Chris Cullmann, Vice President, Digital Strategy, Ogilvy CommonHealth Interactive Marketing, part of Ogilvy CommonHealth Worldwide
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If someone would have told you as recently as three years ago that you would be using your smartphone as much as your laptop, you might have dismissed them. The same would be true of someone telling you that you would be using a 10-inch screen with no keyboard as your only home computer, but the world is changing fast and consumers are quickly taking up new tools and new ways to communicate.
Embedded systems are poised to make a drastic change in many of our lives. These systems are near-invisible software and hardware technologies that allow our clothing, appliances, phones, cars, and even “smart” homes to talk to us, our mobile devices, and sometimes one another. The presence of these systems is increasing as we purchase next-generation devices that work to be more efficient, easier to use, and integrate with our smartphones and laptops.
Parenting in a Wired Home
As a new parent, keeping vigil over my son is a balancing act of quietly checking on him, judging the tone of a cry, and taking the occasional temperature. A new generation of garment will soon to be available that contains woven sensors that sense changes in temperature, humidity, and even subtle chemical shifts on the skin. Although a parent’s touch is still the most important thing to soothe a crying baby, some of the guesswork as to the reason for the tears will be taken away with a “smart” layette.
A crib capable of monitoring this special clothing would also be able to make accurate records about sleeping habits, fevers, hydration, and provide insights into when my son might be sick, cold, or simply need a diaper change. And this is just the beginning of what small sensors can do to change the way we live (and parent).
Really Smart Cars
One of the most popular and visible types of embedded systems are those found in modern cars. Ford’s Sync and Toyota’s Entune are two examples. These technologies offer stand-alone connectivity to the Internet and access to your online music data, contact lists, and even Facebook. These systems also interface with the driver’s mobile devices to allow for hands-free talk and other communications tools.
A system like the one found in Ford’s cars can begin to help people live safer and healthier lives. For people who are sick or live with a chronic condition, the mobility that a car offers is an important freedom. Having an embedded system within your car that can monitor your driving habits, breathing, and eye movement (as many cars today can), your car can begin to assess if you are in strong enough condition to drive, and contact medical support if the driver is having a problem.
Medical device maker Medtronic recently announced a project with Ford that allowed Sync to interface with diabetes patients using Medtronic’s glucose monitoring system and alert them if levels fall outside an appropriate range. For drivers with this chronic disease, there is an added level of safety in being aware of fluctuating glucose levels.
A Connected World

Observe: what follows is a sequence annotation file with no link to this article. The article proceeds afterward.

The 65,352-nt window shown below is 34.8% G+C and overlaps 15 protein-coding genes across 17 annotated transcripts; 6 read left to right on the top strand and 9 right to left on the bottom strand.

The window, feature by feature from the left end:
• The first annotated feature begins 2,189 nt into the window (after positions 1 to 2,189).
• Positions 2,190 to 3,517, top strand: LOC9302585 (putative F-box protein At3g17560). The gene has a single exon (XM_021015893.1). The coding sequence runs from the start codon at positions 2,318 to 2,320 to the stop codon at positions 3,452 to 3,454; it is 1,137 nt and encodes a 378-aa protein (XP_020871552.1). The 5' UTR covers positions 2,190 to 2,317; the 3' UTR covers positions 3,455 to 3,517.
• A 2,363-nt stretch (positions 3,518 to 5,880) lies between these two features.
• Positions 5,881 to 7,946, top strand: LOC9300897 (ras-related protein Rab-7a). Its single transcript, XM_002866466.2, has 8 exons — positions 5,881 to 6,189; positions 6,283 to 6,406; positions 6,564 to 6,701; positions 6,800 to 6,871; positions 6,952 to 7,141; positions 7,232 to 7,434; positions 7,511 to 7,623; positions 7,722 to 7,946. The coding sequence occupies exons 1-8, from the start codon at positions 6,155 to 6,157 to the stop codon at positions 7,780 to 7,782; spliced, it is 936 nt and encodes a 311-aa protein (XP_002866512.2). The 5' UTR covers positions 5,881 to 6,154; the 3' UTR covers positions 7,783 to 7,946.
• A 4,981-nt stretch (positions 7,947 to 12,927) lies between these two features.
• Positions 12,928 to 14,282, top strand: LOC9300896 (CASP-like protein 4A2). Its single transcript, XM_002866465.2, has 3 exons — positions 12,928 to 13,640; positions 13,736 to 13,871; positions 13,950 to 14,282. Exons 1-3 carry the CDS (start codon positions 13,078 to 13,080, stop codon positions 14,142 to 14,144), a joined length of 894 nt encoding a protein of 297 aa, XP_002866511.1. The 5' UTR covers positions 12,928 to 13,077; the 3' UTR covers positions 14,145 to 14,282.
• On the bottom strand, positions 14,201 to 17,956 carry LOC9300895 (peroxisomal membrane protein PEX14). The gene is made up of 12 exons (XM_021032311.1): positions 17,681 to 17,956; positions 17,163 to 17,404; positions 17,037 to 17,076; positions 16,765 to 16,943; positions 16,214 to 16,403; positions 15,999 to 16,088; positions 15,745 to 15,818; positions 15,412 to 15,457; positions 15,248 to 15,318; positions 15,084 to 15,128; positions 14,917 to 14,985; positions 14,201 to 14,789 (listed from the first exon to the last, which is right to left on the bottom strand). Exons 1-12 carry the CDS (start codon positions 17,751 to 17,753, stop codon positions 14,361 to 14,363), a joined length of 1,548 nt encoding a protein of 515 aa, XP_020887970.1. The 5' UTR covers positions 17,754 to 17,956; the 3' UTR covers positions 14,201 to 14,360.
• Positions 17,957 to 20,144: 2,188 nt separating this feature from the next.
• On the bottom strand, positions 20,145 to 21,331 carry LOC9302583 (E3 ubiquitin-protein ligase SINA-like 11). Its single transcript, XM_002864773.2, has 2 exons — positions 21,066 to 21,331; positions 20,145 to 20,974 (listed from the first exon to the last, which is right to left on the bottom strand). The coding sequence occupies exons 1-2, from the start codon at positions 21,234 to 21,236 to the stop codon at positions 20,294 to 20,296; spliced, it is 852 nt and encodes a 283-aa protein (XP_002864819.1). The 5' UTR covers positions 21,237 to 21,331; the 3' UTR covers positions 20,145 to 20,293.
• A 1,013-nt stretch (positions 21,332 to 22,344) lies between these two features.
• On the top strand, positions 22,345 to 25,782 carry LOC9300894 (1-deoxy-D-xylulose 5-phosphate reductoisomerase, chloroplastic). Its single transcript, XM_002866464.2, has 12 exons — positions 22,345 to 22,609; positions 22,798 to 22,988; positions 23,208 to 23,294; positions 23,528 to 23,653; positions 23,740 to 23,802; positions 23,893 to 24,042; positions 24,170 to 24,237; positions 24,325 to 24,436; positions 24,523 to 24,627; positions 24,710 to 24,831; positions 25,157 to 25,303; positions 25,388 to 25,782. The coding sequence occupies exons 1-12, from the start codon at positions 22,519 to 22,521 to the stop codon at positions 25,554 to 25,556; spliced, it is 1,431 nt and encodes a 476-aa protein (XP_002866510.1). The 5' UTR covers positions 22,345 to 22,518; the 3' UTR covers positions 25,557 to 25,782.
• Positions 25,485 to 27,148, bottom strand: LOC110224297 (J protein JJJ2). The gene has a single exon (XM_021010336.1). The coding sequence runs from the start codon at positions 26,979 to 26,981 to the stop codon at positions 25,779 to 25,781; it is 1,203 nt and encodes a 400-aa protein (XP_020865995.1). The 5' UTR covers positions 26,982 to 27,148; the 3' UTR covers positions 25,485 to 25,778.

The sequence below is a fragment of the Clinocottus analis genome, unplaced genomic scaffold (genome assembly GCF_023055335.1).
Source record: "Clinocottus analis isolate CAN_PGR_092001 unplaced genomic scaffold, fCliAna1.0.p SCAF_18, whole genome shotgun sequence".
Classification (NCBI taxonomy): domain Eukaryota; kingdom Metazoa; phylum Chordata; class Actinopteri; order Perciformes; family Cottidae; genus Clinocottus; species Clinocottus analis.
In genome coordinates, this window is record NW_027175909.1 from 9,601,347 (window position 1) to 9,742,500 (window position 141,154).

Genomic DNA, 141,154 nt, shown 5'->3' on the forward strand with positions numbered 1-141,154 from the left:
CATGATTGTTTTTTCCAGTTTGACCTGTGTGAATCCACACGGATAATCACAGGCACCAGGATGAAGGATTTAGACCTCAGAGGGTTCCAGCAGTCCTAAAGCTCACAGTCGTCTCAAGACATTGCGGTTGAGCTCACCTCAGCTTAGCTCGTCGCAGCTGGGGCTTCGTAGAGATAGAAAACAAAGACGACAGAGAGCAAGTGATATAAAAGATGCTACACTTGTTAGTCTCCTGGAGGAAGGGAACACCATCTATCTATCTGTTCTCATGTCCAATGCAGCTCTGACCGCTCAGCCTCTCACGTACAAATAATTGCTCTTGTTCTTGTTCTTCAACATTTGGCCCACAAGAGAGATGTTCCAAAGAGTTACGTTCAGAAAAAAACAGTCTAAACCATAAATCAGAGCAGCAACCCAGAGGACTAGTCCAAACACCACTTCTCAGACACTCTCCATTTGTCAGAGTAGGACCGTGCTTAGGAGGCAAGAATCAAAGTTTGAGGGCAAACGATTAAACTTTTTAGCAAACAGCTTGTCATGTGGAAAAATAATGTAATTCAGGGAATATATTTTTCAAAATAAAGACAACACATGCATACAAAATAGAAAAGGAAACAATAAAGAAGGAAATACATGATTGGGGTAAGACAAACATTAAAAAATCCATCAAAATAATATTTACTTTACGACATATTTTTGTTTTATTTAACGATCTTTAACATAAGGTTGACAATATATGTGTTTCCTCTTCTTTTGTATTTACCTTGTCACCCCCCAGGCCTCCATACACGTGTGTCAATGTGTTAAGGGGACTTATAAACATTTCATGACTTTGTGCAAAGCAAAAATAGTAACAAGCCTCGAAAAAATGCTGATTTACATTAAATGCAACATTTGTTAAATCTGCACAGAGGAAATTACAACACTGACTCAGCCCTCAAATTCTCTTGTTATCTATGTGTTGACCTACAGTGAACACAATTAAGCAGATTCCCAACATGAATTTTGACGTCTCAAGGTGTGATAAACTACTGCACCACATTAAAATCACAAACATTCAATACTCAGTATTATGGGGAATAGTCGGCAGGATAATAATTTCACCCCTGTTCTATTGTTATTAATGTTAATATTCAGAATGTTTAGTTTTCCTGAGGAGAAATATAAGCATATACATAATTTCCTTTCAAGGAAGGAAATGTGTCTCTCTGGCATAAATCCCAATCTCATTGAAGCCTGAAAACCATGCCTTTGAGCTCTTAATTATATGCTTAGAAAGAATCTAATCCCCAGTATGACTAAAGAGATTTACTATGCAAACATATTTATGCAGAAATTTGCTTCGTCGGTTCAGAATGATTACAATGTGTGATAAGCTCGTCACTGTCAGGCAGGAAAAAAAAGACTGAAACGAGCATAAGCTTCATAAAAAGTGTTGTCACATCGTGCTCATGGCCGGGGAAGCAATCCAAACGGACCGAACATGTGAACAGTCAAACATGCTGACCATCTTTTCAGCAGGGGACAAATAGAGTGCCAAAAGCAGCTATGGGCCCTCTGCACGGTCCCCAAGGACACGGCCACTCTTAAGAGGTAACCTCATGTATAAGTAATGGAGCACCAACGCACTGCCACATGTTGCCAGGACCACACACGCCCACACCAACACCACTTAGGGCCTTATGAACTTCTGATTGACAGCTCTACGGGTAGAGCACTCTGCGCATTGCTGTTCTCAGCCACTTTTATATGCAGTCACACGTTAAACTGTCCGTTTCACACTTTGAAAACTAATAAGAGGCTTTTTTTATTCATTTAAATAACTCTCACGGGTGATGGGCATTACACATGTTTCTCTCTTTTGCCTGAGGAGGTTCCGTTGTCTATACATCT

Embedded solutions and technologies are all around us. From wired refrigerators that know when you’re out of milk and eggs to the networked television that will remind you to take your medication — and tell you what you need to take it with — at the next commercial break.
Many of the embedded systems included into today’s consumer goods are isolated and lack a standard to exchange information with one another. The popularity of smartphones and the relatively small number of popular operating systems has made them an excellent platform for interfacing with these embedded systems. The verticals of consumer electronics, personal technology, social networks, and personal information management are blurring. Connected systems are in a perfect place to take advantage and appear in almost all electronic devices.
Apple’s iOS and Google’s Android platforms allow otherwise despondent embedded systems to have a common vernacular and easy interface the average user is comfortable using. More than half of the mobile phones sold in the United States are smartphones. It’s very easy to see a place for embedded systems to enter our lives and live as an app on our device.
Entertainment Weekly released its October 5th issue featuring a live Twitter feed directly in the print advertisement. The ad, featuring a pared down Android device, was receiving live Twitter updates via cellular connection. This kind of solution is now feasible and scalable. The same approach can be used on refrigerator magnets, on blister packs, and even at point-of-purchase spaces for OTC products.
Embedded technologies are on a path to join smartphones and tablets as a natural extension of the entertainment, personal information, and health management tech we use every day. As industry leaders, where do you see our products and treatments fitting into a new and completely networked world?
Ogilvy CommonHealth Worldwide, part of the Ogilvy & Mather network and a WPP company, represents the largest assembly of creative talent in the world of healthcare communications with 65 offices across 36 countries.
For more information visit ogilvychww.com.